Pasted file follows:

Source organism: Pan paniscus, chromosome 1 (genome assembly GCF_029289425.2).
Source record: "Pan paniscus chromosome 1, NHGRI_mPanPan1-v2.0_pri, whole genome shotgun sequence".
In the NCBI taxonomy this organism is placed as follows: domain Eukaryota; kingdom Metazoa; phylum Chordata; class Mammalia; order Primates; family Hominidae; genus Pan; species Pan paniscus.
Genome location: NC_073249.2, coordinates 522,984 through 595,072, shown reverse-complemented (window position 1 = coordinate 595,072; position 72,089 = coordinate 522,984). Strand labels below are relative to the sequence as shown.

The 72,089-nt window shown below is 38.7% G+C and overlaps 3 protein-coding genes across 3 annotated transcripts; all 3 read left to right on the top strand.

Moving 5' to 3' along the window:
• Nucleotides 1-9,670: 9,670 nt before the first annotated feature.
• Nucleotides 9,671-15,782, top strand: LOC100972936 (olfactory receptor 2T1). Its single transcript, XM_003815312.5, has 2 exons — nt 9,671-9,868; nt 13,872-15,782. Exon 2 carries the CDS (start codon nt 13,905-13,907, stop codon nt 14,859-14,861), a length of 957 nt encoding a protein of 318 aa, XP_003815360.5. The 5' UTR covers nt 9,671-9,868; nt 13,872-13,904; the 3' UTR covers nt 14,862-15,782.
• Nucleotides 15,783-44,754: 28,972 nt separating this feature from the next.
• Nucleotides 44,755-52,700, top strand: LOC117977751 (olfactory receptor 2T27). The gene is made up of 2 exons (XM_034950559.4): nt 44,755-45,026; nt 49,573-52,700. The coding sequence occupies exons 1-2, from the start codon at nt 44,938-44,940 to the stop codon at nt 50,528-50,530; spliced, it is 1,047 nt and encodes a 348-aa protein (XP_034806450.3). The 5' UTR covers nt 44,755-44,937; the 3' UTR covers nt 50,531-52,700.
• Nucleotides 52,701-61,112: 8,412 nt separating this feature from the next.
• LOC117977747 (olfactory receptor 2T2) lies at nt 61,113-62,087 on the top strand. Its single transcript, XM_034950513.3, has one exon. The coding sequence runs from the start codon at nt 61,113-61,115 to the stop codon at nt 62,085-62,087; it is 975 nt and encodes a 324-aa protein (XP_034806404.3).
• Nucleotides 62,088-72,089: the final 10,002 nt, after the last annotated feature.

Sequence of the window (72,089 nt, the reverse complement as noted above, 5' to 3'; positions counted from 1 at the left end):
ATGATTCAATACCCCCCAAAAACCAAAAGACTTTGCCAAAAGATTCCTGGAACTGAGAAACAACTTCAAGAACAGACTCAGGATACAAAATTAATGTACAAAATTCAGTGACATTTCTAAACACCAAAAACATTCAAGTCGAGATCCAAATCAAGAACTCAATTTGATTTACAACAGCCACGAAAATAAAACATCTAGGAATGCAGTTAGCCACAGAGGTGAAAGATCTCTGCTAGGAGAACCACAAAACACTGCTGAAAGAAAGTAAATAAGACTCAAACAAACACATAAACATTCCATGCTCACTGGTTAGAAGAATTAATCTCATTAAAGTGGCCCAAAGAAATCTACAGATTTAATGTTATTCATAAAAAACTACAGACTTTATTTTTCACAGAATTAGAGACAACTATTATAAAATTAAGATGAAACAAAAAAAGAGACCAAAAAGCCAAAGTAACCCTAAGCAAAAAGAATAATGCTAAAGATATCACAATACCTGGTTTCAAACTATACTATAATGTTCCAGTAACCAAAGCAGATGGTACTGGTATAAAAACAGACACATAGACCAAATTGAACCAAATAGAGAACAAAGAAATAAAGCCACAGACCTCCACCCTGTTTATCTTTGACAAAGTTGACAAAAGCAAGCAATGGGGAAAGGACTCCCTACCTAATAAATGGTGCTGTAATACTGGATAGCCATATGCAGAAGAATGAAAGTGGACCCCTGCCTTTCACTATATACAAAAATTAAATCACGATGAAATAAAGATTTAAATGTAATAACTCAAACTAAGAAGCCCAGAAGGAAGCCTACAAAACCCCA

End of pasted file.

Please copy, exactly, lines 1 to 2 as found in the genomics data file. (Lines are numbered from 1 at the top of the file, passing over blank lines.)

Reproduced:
Source organism: Pan paniscus, chromosome 1 (genome assembly GCF_029289425.2).
Source record: "Pan paniscus chromosome 1, NHGRI_mPanPan1-v2.0_pri, whole genome shotgun sequence".